Image via Twitter: #ThePianoKing
Kabza de Small has released his joint sophomore album, ‘The Return of the Scorpion Kings’, with DJ Maphorisa, netting the highest streams for a South African artist up until now on Spotify. Here’s everything you need to know about the muso and the Amapiano dance culture.
Image via Twitter: #ThePianoKing
There’s no doubt about it. The amapiano music trend isn’t just a passing phase engulfing the country, rather it’s become synonymous with the dynamic and energetic dance culture that is so rich and prevalent locally.
At the forefront of this popular dance genre, is 26-year-old music artist Kabelo “Kabza de Small” Motha who is currently topping of Spotify, beating other top South African musicians, such as AKA, Prince Kaybee and Snotkop.
Kabza produced The Return of the Scorpion Kings as part of a joint effort with DJ Maphorisa who has worked with Drake and is behind hit tracks for artists, such as DJ Tira, Busiswa, KO and Wizkid.
Released on 29 November, The Return of the Scorpion Kings features Micasa, the late legendary Hugh Masekela and Thandiswa Mazwai who has also just made a comeback album with Bongo Maffin. It has 15 tracks which have been well received so far.
Credited with championing amapiano and influencing its rise in popularity, Kabza was born in Mpumalanga and grew up in Pretoria.
He latched onto the house sound in 2013 and began playing at gigs in 2016. In a documentary produced by Papercutt films, titled Shaya!, Kabza says he played free gigs and would have to catch rides with friends.
He was also paid R500 and in beers at one point.
“I have been hustling for a long time. We struggled, played at gigs for free, we didn’t have a car to get there and sometimes I’d have to ask someone to give me a lift to get to work. We never gave up because we knew what we wanted to accomplish.
On how he began his DJ career, he said at school he was known as a beatmaker who would mesh out his beats using a ruler and his hands on classroom tables. In addition, hanging out with an older crowd helped him refine his ear for music.
“Music has always been inside of me. I got Fruity Loops [music software system] and found it difficult, obviously some people knew how it works. They knew how to master it but they wouldn’t show me how to work with it because then I would be a threat.
“So I just used to press whatever…I didn’t understand the software. I started doing mixtapes and would play them in two DVDs, pretending to mix them. People then noticed I have an ear and began inviting me to play at house parties.”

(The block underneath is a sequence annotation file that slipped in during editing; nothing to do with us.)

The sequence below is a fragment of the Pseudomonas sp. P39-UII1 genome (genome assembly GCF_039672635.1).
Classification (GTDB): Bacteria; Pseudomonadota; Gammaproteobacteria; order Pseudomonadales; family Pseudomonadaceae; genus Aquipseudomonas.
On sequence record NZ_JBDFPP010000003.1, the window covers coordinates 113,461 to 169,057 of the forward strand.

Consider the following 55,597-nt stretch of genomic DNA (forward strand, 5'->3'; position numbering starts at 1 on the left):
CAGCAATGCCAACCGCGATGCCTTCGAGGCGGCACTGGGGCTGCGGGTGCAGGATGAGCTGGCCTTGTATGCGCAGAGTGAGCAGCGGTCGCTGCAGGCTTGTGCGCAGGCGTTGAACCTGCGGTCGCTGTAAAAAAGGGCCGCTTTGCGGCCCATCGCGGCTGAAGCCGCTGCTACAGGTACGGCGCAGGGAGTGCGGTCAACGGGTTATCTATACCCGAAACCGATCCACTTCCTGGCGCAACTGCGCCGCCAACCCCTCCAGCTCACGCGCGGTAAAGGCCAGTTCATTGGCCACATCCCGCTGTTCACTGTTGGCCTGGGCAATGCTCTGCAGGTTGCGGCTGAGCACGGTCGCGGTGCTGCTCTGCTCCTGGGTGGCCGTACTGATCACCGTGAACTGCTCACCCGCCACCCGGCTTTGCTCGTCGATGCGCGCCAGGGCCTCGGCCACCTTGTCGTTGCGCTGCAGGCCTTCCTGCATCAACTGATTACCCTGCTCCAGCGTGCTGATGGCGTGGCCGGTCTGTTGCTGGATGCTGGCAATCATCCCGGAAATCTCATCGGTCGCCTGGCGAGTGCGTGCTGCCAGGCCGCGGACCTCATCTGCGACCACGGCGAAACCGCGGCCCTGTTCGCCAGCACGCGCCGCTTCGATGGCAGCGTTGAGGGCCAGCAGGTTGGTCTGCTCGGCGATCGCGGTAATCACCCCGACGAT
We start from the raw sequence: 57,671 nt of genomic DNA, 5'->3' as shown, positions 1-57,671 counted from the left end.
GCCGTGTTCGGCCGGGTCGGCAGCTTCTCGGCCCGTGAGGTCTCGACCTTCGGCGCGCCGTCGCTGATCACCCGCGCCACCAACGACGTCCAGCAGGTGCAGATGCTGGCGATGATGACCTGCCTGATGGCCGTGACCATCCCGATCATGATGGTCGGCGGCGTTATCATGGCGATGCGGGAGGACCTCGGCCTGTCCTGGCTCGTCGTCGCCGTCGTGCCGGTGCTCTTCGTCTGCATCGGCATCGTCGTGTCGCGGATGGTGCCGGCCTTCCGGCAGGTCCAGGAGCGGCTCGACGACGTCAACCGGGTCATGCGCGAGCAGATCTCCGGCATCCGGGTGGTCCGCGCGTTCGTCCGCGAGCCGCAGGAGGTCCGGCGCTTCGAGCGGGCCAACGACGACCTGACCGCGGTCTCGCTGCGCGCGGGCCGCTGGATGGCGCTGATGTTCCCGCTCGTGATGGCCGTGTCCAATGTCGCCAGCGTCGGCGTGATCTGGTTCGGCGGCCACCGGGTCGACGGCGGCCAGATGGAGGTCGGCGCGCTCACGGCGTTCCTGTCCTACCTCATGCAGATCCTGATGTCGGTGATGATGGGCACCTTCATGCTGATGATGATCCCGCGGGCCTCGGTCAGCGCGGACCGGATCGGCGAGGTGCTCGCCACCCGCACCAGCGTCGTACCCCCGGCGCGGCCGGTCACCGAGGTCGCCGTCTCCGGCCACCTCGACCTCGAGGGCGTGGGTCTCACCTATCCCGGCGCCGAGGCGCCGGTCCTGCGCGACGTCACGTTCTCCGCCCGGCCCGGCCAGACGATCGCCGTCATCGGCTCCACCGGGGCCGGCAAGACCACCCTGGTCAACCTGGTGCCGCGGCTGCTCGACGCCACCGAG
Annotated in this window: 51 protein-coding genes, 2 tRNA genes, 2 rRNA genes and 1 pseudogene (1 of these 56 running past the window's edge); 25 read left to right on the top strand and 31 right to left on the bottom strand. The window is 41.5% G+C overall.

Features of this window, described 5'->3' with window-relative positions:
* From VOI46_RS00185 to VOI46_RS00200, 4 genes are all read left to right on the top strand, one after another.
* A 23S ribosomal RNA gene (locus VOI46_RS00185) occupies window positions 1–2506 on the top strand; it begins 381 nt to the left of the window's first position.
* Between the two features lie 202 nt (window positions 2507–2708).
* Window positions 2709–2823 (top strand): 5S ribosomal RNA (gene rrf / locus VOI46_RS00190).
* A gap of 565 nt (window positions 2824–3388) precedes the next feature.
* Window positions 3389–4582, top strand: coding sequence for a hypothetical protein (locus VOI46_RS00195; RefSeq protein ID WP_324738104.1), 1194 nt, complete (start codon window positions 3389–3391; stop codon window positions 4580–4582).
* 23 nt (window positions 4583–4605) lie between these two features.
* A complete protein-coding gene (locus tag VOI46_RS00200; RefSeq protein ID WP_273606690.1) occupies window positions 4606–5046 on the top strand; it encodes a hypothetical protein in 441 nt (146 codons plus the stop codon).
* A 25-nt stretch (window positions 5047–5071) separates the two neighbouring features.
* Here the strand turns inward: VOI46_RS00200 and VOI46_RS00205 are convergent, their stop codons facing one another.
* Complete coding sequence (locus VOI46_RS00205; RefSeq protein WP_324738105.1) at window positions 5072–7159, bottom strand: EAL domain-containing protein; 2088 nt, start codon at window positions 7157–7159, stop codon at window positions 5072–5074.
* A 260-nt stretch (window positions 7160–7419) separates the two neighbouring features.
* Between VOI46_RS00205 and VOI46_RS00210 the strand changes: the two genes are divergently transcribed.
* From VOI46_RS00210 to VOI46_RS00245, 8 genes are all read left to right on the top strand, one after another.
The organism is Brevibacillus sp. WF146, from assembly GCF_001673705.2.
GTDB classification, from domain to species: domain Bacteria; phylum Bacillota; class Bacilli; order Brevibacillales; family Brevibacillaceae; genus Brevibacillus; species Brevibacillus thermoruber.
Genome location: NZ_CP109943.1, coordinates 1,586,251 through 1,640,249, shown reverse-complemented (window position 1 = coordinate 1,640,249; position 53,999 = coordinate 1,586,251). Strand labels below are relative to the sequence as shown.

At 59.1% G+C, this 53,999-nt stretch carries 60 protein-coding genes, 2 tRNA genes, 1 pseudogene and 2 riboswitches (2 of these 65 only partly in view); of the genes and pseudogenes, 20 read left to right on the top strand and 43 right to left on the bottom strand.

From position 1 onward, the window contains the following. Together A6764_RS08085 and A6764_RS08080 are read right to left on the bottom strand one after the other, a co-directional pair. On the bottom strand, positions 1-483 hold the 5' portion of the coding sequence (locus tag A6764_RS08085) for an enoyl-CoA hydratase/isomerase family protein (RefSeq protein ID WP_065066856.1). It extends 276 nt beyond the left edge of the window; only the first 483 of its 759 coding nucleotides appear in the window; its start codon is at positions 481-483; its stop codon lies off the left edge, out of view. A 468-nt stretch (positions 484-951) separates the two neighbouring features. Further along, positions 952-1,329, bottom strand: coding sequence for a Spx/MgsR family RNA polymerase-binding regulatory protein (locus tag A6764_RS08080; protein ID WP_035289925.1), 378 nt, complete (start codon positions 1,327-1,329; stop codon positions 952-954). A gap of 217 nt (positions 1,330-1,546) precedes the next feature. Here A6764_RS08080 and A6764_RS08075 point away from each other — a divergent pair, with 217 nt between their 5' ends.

He released his first album, Avenue Sounds, in 2016 and in 2018 had his first hit with Umshove, featuring DJ Leehleza.
DJ Maphorisa began co-producing music with Kabza at the beginning of the year, resulting in their smash hit album and follow up offering. Nominated for a DSTV Viewers Choice Award for Favourite DJ, Kabza has been on tour in Europe and is set to play across the country at various venues.
Described as an infusion of piano keys, an organ overlaid with a heavy bass that resonates deeply with house, gospel and jazz – the genre is considered eclectic with influences of dance music which dominate the sound.
Fader magazine describes the sound as an oddity.
“Amapiano is an oddity that places the fruity elements of a beat – keys, synths and pads – at its core. The bass, which is lifted from 90s kwaito, is secondary, and gets bolstered by kick rolls that come and go.”
Popular amapiano MC and artist Mark Khoza said in the documentary Shaya! that it was started by Kabza in 2013 who called it “i-number” at the time and MFR Soul who aptly gave it the name.
The birthplace was in the Mamelodi, Soshanguve and Hammanskraal townships of Pretoria with it evolving to include Alexandra, Soweto and the East Rand.
The sound was first played on YFM by DJ Da Kruk an urban culture specialist who gave it a chance after several radio playlist managers turned it down. Today it is in high rotation, enjoys high streaming numbers on Apple, Spotify and other music services with DJs touring Europe and earning a lucrative income.
Also read – Oskido ‘Akhiwe’ new album: Where to download, tracklist, fan reaction
Together with the Amapiano trend, the pouncing cat and bottle dance styles have also become well known, with DJ Papers said to have popularised dancing with a bottle.
Like the dab which was synonymous with hip-hop, no Amapiano song is complete without the pouncing cat which sees the dancer mimicking the movements of the animal by bobbing their head up and down while placing their hands in front of their body.
Watch a tutorial here.
Check out three of Kabza de Small’s best hits below